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Young Adult Fiction Lgbt

Money Boy

by (author) Paul Yee

Groundwood Books Ltd
Initial publish date
Sep 2011
LGBT, Runaways, Emigration & Immigration
Recommended Age
14 to 18
Recommended Grade
9 to 12
Recommended Reading age
14 to 18
  • Hardback

    Publish Date
    Sep 2011
    List Price
  • eBook

    Publish Date
    Aug 2011
    List Price
  • Paperback / softback

    Publish Date
    Sep 2011
    List Price

Classroom Resources

Where to buy it

Out of print

This edition is not currently available in bookstores. Check your local library or search for used copies at Abebooks.


An American Library Association Youth Media Award Stonewall Honor Book

Ray Liu knows he should be happy. He lives in a big suburban house with all the latest electronic gadgets, and even finds plenty of time to indulge in his love of gaming. He needs the escape. It’s tough getting grades that will please his army veteran father, when speaking English is still a struggle. And he can’t quite connect with his peers at high school -- Chinese immigrants like himself but who seem to have adjusted to North American life more easily.

Then comes the fateful day when his father accesses Ray’s internet account, and discovers Ray has been cruising gay websites. Before Ray knows what has hit him, his belongings have been thrown on the front lawn, and he has been kicked out.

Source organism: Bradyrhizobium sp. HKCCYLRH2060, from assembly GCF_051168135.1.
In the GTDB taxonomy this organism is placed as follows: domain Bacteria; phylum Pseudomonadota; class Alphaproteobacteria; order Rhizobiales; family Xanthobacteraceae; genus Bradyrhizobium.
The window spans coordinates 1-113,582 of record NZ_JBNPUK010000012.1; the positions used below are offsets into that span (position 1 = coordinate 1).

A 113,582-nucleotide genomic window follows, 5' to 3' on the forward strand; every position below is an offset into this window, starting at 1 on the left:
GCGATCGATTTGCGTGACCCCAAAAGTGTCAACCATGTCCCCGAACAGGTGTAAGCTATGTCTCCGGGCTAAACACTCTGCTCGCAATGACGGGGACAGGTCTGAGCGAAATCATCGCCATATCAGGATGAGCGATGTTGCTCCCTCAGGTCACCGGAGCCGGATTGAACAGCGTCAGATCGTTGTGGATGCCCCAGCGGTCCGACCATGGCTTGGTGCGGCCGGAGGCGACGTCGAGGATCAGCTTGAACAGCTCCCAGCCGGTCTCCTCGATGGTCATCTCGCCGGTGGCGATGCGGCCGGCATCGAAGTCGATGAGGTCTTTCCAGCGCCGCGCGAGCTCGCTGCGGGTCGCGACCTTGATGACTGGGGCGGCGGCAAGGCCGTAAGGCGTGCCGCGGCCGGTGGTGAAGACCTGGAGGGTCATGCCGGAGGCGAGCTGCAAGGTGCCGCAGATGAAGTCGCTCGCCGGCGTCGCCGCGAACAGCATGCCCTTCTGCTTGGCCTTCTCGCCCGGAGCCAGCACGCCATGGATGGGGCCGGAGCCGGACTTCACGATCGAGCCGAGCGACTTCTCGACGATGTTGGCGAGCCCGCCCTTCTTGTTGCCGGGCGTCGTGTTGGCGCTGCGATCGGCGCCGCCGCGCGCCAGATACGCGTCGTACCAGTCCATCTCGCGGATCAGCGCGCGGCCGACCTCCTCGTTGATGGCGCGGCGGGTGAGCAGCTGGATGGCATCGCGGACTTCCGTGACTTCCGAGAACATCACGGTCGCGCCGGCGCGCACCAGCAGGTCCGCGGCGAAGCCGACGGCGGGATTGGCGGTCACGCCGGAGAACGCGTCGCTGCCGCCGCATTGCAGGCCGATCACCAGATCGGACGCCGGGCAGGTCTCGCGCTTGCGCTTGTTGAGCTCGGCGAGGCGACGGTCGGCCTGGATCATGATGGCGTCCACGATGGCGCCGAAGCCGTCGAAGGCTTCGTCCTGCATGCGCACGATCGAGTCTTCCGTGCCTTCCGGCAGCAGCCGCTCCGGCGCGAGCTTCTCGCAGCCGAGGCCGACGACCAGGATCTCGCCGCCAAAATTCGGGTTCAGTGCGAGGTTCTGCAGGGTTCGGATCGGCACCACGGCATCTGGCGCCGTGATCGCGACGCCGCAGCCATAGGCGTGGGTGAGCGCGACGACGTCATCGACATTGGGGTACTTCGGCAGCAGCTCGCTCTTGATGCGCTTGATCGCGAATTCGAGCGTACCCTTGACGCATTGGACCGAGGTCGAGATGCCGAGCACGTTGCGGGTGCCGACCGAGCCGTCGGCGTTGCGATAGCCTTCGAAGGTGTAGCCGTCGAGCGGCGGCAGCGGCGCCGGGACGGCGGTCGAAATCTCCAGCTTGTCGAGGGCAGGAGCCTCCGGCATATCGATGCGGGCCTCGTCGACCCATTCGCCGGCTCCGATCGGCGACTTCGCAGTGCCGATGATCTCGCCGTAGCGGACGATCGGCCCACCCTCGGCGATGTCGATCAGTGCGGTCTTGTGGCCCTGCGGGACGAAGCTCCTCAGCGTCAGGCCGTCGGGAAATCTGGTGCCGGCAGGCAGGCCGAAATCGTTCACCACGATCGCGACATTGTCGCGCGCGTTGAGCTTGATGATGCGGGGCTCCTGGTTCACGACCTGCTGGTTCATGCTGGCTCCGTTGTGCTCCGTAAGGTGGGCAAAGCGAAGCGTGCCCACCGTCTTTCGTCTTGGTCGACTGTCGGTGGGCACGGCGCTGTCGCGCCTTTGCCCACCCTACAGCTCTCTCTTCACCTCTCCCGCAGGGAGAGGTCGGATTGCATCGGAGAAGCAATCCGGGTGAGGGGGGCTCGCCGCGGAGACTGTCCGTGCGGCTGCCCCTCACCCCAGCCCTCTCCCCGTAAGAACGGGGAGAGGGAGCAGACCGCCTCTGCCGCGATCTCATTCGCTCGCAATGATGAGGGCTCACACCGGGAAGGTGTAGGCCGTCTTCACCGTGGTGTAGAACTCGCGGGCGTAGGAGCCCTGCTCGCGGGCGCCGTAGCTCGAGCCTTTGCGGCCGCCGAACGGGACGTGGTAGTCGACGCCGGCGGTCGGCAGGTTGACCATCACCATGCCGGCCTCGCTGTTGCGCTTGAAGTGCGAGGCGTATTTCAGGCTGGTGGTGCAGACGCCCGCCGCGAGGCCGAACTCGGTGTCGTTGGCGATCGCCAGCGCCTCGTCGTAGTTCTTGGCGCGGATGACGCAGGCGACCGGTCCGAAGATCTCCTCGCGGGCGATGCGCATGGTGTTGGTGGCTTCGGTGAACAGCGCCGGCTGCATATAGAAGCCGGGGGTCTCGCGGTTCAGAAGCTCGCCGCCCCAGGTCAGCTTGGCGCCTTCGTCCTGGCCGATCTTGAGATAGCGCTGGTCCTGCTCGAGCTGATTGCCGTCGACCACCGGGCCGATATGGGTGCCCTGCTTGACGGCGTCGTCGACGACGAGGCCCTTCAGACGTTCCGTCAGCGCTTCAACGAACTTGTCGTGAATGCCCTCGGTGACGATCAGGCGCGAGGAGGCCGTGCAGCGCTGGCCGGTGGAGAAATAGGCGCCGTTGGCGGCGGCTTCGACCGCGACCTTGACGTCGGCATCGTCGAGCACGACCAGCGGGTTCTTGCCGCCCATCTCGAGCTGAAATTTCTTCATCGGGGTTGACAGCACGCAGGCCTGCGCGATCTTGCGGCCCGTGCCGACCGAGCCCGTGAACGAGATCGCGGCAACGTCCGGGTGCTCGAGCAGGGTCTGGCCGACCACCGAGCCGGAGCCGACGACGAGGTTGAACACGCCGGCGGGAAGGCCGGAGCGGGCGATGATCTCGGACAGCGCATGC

Angry,defiant, Ray heads to downtown Toronto. In short order he is robbed, beaten up and seduced, and he learns the hard realities of life on the street. Could he really sell himself for sex? Lots of people use their bodies to make money -- athletes, actors, models, pop singers. If no one gets hurt, why should anyone care?

About the author

Paul Yee is one of Canada's finest writers for children. He was raised in Vancouver and has worked in the archives at the Vancouver Museum. He won the Governor General's Literary Award for Children's Literature for Ghost Train. He now lives in Toronto.
Ghost Trainbr>    Winner of the Governor General's Literary Award 1996br>    Winner of the Ruth Schwartz Children's Book Award 1997br>    Finalist for the Toronto IODE Book Award 1997